Sat, Mar 28, 2009 - Page 8 News List

Johnny Neihu's News Watch: It's my way or the Amway (China)

By Johnny Neihu 強尼內湖

My loyal readers are probably expecting a stream of snarky remarks about Kuo Kuan-ying (郭冠英), the self-described “high-class Mainlander” who got his comeuppance this week.

Kuo is the now former Government Information Office (GIO) representative in Toronto who set off a poop storm with his bigoted comments about ethnic Taiwanese.

These included calling us taibazi (台巴子, rednecks) and wokou (倭寇, Jap pirates) and calling Taiwan a “devil island.”

After days of mounting outrage, the GIO finally got its act together and fired him.

I could join the “pile on the bigot” party. But as a “high-class satirist” I’m going to take the high road.

Besides, there’s not much I can add. Kuo’s “look at me” chauvinism and amateurish provocations are funny enough on their own.

And as for the idea that his “freedom of speech” has been violated, that’s an argument beneath contempt.

Any clown knows if you sign up to represent Taiwan (and get a fat salary doing so), you can’t go shooting off your mouth like you’re Johnny Neihu or something.

I normally hate to agree with a Peanut-party member, but Taichung Mayor Jason Hu (胡志強) had it right: As a government employee abroad, “if you don’t wash for three days, people will think Taiwan stinks.”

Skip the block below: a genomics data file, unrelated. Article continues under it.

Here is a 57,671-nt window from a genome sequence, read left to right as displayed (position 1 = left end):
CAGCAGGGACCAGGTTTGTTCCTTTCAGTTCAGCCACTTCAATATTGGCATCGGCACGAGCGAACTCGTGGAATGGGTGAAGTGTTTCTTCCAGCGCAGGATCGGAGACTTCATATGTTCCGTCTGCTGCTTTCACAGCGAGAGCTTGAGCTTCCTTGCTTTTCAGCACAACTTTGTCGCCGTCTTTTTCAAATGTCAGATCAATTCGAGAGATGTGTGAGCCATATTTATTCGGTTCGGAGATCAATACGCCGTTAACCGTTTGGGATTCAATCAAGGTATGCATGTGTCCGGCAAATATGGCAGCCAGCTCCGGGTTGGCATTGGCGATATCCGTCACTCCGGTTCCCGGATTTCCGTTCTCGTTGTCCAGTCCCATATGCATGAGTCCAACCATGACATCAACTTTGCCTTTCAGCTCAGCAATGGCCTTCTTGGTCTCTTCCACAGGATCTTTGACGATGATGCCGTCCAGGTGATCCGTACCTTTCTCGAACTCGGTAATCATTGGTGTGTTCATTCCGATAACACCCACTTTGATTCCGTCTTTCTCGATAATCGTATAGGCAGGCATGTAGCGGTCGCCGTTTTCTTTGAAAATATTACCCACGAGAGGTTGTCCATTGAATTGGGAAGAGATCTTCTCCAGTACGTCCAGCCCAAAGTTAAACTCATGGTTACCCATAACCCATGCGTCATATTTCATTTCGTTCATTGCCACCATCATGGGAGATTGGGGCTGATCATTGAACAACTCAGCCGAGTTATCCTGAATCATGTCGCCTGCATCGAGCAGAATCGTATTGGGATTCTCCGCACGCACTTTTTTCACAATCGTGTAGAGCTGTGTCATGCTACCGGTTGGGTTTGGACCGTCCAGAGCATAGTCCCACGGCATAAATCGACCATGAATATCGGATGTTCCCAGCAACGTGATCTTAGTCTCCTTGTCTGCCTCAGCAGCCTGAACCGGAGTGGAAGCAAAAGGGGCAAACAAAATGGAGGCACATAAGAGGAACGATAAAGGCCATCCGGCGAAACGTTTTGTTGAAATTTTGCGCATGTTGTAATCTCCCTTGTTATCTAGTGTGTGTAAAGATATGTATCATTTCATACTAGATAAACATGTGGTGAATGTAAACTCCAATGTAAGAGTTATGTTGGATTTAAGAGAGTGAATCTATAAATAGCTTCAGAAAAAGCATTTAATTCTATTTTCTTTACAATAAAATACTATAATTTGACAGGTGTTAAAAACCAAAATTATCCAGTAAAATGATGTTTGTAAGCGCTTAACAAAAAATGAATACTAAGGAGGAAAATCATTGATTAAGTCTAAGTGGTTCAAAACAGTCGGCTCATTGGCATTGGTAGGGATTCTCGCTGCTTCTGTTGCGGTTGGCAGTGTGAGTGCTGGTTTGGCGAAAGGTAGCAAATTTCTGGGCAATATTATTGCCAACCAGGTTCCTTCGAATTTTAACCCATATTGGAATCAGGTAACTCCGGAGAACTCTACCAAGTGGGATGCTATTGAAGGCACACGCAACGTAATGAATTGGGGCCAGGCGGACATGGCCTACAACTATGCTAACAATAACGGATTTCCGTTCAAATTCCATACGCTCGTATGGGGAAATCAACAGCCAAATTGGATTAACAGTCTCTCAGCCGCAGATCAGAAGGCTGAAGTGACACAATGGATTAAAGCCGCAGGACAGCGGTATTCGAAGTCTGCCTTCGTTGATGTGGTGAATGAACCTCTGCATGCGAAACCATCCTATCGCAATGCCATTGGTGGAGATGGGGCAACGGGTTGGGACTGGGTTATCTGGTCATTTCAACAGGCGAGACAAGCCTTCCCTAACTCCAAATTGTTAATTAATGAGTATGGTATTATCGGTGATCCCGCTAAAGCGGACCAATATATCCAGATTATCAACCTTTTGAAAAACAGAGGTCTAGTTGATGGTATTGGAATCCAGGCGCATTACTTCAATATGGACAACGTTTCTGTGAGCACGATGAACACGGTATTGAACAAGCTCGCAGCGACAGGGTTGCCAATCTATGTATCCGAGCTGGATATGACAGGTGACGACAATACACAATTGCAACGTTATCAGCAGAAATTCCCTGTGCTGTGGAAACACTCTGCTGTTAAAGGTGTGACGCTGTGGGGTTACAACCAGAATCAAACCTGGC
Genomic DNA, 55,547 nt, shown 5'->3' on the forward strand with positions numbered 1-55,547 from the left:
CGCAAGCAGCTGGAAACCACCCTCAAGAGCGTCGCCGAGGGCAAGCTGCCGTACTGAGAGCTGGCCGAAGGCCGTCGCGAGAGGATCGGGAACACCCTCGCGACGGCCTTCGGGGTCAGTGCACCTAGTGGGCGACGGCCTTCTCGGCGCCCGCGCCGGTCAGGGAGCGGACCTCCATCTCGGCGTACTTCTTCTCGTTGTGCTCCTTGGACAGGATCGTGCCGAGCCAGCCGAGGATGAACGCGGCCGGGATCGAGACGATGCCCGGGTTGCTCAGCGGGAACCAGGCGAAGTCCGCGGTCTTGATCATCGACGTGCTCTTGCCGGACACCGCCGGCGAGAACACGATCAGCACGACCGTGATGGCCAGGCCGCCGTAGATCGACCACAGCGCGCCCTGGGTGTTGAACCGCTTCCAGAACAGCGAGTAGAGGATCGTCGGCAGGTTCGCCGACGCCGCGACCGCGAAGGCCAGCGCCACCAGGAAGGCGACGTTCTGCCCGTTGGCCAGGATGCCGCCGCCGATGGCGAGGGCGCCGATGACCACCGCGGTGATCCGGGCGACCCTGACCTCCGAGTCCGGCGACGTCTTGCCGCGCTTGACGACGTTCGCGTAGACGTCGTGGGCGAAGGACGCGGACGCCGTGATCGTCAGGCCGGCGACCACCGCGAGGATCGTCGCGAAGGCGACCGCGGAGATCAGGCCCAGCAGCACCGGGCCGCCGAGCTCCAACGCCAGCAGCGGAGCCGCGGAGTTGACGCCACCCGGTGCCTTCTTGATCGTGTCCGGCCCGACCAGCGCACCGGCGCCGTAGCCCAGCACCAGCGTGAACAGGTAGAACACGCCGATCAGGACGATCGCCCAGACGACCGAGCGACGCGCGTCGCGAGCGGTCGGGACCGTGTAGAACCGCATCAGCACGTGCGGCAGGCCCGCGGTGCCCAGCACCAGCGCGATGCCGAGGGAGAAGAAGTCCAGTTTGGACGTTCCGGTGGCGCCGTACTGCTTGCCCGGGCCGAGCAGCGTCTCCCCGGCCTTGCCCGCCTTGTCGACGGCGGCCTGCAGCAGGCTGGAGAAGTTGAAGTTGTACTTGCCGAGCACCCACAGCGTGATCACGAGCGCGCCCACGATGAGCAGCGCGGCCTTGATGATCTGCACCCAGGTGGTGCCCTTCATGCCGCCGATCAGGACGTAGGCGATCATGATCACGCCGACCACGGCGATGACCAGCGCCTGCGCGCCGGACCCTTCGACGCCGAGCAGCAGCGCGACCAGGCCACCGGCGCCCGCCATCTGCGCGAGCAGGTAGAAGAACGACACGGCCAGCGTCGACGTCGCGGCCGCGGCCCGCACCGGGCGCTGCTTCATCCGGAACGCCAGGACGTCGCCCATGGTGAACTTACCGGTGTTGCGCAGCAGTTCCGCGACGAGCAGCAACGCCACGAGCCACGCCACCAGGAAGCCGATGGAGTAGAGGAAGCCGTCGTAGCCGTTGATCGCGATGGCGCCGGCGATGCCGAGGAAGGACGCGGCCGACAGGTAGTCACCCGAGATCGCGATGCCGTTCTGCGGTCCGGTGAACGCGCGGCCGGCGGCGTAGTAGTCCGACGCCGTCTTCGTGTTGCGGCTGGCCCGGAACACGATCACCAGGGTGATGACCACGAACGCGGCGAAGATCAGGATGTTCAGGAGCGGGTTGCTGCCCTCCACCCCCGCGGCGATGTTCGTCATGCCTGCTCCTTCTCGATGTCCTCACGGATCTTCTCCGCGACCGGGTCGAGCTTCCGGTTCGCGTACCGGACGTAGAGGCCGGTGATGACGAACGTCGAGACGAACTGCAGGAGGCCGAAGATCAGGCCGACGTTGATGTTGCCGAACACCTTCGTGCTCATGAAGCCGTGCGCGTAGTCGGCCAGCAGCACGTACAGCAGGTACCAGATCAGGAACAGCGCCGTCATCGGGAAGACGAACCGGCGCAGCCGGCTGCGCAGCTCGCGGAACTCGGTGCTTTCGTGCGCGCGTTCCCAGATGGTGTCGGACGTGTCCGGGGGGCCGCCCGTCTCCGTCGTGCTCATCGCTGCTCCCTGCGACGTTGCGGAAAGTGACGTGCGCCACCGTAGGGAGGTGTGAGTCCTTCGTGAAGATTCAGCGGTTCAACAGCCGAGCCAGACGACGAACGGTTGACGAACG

The phrase “high-class Mainlander” popped into my head this week while watching a cable TV news interview with a female Chinese tourist — one of the thousands who arrived courtesy of Amway — chomping betel nut for the first time.

Taking time out from some raucous Aboriginal song-and-dance-and-headdress activities with her frenzied colleagues, she talked with her mouth so agape that you could see her little Dragon tonsils wriggling around the mashed-up bits of betel nut. And her sunglasses were so tacky that even the most taike of Yunlin County five-and-dimes would throw them on the “rejects” pile.

Which brings me to another point: What’s with all the Amway (China) trips? I mean, does this US direct-selling giant have a devious plan to unify the two sides of the Strait to gain Asian market share from Herbalife?

And wasn’t Amway banned from doing direct sales in China just a few years ago?

Now, suddenly, they’re taking more cruises than The Love Boat.

A Wall Street Journal story from March 12, 2003, cleared things up. The group entered China in 1995, but quickly ran afoul of authorities over social unrest caused by get-rich-quick schemes that blossomed in the 1990s.

Amway was labeled, Falun Gong-like, as just another “evil cult.”

“That system [Amway’s direct-sales system] came into question in 1998, when Chinese officials cracked down on pyramid schemes and tarred direct-sales companies with the same brush. Though companies like Amway say their model is vastly different — their revenue comes from sales of real products, among other differences — officials saw no distinction. The State Council … banned all forms of such sales in a harshly worded notice that accused some companies of promoting “evil cults, secret societies, and superstitious and lawless activities.”

But then, “Amway went into proactive-communications mode, initiating meetings with central government officials to discuss its plight.”

Apparently they met with the right people — and took them to the right KTVs. Amway had to tweak its sales model a bit, but the Chicoms essentially gave the now guanxi-savvy company the green light to resume business, so that by 2003 it had “bounced back.”

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